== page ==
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Techniques of Artefact Analysis


Admission requirements

Admission to the MSc-programme with focus area Material Culture Studies.


The focus of this course lies on various methods and techniques from the exact sciences used to study the life cycle of artefacts. The analysis of both organic and inorganic substances are discussed, providing the necessary tools to characterise and provenance archaeological materials, and to determine their past function and use.

You will be familiarised with the advantages, pitfalls and practical implementation of microstructural and chemical techniques in archaeological research.

The lectures address the relation between the material properties of ancient artefacts (stone, ceramic, glass, metal, organic materials) and the analytical techniques used to provenance and characterise them.

Set-up of the course

7 classes of 2 hours, discussing techniques in the first three, applications to materials in the next three, and a Q&A session in the final class.

Course objectives

  • Knowledge of and insight in the analytical study of various categories of artefacts focusing on the various techniques, processes and methodologies from the exact sciences that are essential for such study;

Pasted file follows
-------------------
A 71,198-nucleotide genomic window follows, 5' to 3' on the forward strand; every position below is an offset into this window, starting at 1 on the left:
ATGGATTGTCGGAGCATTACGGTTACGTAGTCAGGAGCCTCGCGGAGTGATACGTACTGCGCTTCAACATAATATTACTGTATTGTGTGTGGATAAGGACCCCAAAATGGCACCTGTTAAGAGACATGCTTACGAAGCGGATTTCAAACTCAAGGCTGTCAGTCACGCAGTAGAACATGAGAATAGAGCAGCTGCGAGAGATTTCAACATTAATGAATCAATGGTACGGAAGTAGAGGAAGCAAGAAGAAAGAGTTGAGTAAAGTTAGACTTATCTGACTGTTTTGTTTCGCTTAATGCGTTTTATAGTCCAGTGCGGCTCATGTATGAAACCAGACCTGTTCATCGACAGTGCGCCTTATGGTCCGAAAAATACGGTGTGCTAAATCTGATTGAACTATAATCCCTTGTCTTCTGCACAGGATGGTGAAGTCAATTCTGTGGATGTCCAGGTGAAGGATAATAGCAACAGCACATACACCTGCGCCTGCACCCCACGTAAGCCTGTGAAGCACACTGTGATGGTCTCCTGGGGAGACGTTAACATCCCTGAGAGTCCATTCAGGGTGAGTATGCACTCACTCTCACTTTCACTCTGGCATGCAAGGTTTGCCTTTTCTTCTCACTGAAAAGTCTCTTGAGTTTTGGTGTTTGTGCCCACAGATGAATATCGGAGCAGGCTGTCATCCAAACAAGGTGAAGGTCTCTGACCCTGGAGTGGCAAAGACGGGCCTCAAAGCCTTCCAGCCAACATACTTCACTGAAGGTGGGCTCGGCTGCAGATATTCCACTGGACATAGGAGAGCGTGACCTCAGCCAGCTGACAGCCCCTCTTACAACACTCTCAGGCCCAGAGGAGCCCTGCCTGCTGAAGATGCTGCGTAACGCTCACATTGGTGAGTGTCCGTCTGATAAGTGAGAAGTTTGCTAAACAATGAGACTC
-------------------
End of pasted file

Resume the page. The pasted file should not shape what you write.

• Knowledge of current microscopic and chemical techniques relevant in the study of objects of art and archaeological materials.


Course schedule details can be found in the MA and MSc time schedule.

Mode of instruction


Course load

  • 7 lectures (1 ec);

  • 250 pages of literature (2 ec);

  • Essay of 2,500 words (2 ec).

Assessment method

  • Written examination (50%);

  • Paper of 2,500 words (50%).

Both the exam and essay can be retaken.
Compensation between the grades in not allowed.

All assessment deadlines (exams, retakes, paper deadlines etc.) can be found in the MA and MSc examination schedule.

Reading list

Students are assumed to be familiar with the following source:

  • M. Pollard, C. Batt, B. Stern & S.M.M. Young, “Some Basic Chemistry for Archaeologists” (2007) in: Analytical Chemistry in Archaeology. Cambridge, pp. 215-320;

  • P. Degryse & D. Braekmans, “Elemental and Isotopic Analysis of Ancient Ceramics and Glass” (2014) in: H.D. Holland & K.K. Turekian (eds), Treatise on Geochemistry, 2nd edition, vol. 14, pp. 191-207. Oxford: Elsevier;

  • Recently published articles, to be announced.


Registration via uSis is mandatory.

  • The Administration Office will register all BA1 students for their tutorials (not lectures; register via uSis!).

  • BA2, BA3, MA/MSc and RMA/RMSc students are required to register for all lectures and tutorials well in time.

  • The Administration Office registers all students for their exams, students are not required to do this in uSis.


For more information about this course, please contact prof. dr. P.A.I.H. (Patrick) Degryse.